But why is scaling out so difficult? Traditional IT architectures involve multiple vendors providing different components like servers, storage, hypervisors, disaster recovery, and more. There are many moving parts that might break when a new component is added into the mix. Software licensing may need to be upgraded to a higher, more expensive tier with infrastructure growth. You don’t want to have to worry about running out of CPU, RAM, storage, or any other compute resource because you don’t want to have to deal with upgrading or scaling out what you already have. It is too complex.
Ok, I just explained how IT infrastructure can be complex with so many vendors and components. It can be downright fragile when it comes to introducing change. Complexity bites you when it comes to operational expenses as well. It requires more expertise, more training, and tasks become more time consuming. And what about feature complexity? Are you spending too much on features that you don’t need? I know I am guilty of this in a lot of ways.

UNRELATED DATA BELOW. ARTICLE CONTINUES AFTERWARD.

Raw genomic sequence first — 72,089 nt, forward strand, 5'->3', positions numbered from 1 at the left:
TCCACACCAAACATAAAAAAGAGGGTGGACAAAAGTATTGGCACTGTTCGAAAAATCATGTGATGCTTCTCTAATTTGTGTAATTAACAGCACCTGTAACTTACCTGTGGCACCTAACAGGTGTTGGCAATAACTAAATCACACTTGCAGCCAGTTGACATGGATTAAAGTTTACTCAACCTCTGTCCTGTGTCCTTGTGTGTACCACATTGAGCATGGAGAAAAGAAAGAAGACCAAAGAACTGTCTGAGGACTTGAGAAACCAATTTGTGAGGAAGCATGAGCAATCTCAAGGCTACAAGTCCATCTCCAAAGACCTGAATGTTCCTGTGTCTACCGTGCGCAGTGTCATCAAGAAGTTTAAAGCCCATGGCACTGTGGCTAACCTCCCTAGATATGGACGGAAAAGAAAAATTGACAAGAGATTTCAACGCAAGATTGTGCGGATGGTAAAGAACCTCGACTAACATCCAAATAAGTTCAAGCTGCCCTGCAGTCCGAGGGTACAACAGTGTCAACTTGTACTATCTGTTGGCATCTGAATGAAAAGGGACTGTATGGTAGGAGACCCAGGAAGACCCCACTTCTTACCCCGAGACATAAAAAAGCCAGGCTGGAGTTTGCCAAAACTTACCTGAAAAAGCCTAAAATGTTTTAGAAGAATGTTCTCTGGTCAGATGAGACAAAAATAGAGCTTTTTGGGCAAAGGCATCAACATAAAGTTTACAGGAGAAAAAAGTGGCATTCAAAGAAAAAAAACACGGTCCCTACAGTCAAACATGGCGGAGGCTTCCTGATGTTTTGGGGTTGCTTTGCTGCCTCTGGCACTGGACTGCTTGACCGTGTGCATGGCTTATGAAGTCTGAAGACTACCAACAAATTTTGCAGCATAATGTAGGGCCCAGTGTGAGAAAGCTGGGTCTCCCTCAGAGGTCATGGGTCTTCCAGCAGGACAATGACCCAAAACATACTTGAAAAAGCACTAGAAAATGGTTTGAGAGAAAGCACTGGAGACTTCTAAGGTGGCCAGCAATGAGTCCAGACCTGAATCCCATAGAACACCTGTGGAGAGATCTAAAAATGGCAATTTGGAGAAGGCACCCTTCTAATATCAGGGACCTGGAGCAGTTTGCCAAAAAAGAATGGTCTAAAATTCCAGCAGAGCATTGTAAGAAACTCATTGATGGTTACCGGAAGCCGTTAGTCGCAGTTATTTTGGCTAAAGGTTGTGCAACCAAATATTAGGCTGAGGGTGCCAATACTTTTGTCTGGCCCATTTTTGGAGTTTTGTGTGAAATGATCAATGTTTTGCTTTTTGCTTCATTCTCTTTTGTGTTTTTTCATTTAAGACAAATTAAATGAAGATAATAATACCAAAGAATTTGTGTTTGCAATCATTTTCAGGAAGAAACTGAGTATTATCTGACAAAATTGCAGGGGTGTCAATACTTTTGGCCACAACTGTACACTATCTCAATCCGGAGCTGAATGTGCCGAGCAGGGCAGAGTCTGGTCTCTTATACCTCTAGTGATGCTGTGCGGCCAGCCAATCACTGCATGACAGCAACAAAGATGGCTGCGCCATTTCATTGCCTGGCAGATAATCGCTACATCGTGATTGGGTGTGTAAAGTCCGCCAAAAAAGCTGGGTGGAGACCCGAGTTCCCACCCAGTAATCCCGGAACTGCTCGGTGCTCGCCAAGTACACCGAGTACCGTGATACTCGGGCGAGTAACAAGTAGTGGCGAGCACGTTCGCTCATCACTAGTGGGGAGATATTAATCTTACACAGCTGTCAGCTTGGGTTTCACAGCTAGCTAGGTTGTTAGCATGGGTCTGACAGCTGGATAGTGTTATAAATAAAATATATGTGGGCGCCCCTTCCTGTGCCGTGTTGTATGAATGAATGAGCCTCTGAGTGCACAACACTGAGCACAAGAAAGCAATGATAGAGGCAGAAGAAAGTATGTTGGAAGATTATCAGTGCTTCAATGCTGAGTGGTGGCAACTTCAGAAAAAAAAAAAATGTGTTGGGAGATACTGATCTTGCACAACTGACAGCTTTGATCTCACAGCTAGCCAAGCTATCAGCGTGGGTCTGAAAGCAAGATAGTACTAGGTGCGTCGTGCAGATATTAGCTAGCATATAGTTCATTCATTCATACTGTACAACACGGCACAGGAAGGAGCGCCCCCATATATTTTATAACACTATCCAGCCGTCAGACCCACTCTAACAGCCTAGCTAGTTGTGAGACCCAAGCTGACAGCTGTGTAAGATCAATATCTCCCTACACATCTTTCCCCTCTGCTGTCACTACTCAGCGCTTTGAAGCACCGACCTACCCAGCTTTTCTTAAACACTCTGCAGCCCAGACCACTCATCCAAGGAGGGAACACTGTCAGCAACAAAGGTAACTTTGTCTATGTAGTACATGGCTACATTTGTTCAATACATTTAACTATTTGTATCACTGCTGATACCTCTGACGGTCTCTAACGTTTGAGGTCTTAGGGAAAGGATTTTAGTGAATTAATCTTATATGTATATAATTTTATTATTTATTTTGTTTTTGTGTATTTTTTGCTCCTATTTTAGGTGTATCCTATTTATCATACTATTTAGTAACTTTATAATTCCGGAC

I own an iPhone. It has all kinds of features I don’t use. For example, I don’t use Bluetooth. I just don’t use external devices with my phone very often. But the feature is there and I paid for it. There are a bunch of apps and feature on my phone I will likely never use, but all of those contributed to the price I paid for the phone, whether I use them or not.